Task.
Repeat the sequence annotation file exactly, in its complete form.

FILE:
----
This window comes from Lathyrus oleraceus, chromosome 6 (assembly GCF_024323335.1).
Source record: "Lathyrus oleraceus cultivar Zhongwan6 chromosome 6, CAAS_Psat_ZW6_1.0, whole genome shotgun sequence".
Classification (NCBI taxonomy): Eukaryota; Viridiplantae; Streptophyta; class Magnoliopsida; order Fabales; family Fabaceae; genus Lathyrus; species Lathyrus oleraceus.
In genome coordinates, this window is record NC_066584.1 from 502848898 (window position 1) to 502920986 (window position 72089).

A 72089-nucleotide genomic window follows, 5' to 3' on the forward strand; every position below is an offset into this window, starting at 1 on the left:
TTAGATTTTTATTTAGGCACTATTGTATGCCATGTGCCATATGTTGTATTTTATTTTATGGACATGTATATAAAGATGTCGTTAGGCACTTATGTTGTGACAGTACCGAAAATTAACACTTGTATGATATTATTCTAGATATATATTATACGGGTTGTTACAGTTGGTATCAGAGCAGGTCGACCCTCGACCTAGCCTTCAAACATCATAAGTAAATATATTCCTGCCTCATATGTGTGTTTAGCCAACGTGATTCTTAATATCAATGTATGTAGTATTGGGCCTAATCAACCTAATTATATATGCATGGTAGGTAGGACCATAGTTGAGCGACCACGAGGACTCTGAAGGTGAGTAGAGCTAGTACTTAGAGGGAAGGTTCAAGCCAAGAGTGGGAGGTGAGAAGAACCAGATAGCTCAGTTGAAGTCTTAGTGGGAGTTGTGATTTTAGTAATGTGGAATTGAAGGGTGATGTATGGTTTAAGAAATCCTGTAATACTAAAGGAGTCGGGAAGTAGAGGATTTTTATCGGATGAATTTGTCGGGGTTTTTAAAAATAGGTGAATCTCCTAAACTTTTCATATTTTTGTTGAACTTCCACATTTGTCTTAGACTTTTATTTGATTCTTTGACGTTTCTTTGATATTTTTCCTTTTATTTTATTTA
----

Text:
This window comes from Lathyrus oleraceus, chromosome 6 (assembly GCF_024323335.1).
Source record: "Lathyrus oleraceus cultivar Zhongwan6 chromosome 6, CAAS_Psat_ZW6_1.0, whole genome shotgun sequence".
Classification (NCBI taxonomy): Eukaryota; Viridiplantae; Streptophyta; class Magnoliopsida; order Fabales; family Fabaceae; genus Lathyrus; species Lathyrus oleraceus.
In genome coordinates, this window is record NC_066584.1 from 502848898 (window position 1) to 502920986 (window position 72089).

A 72089-nucleotide genomic window follows, 5' to 3' on the forward strand; every position below is an offset into this window, starting at 1 on the left:
TTAGATTTTTATTTAGGCACTATTGTATGCCATGTGCCATATGTTGTATTTTATTTTATGGACATGTATATAAAGATGTCGTTAGGCACTTATGTTGTGACAGTACCGAAAATTAACACTTGTATGATATTATTCTAGATATATATTATACGGGTTGTTACAGTTGGTATCAGAGCAGGTCGACCCTCGACCTAGCCTTCAAACATCATAAGTAAATATATTCCTGCCTCATATGTGTGTTTAGCCAACGTGATTCTTAATATCAATGTATGTAGTATTGGGCCTAATCAACCTAATTATATATGCATGGTAGGTAGGACCATAGTTGAGCGACCACGAGGACTCTGAAGGTGAGTAGAGCTAGTACTTAGAGGGAAGGTTCAAGCCAAGAGTGGGAGGTGAGAAGAACCAGATAGCTCAGTTGAAGTCTTAGTGGGAGTTGTGATTTTAGTAATGTGGAATTGAAGGGTGATGTATGGTTTAAGAAATCCTGTAATACTAAAGGAGTCGGGAAGTAGAGGATTTTTATCGGATGAATTTGTCGGGGTTTTTAAAAATAGGTGAATCTCCTAAACTTTTCATATTTTTGTTGAACTTCCACATTTGTCTTAGACTTTTATTTGATTCTTTGACGTTTCTTTGATATTTTTCCTTTTATTTTATTTA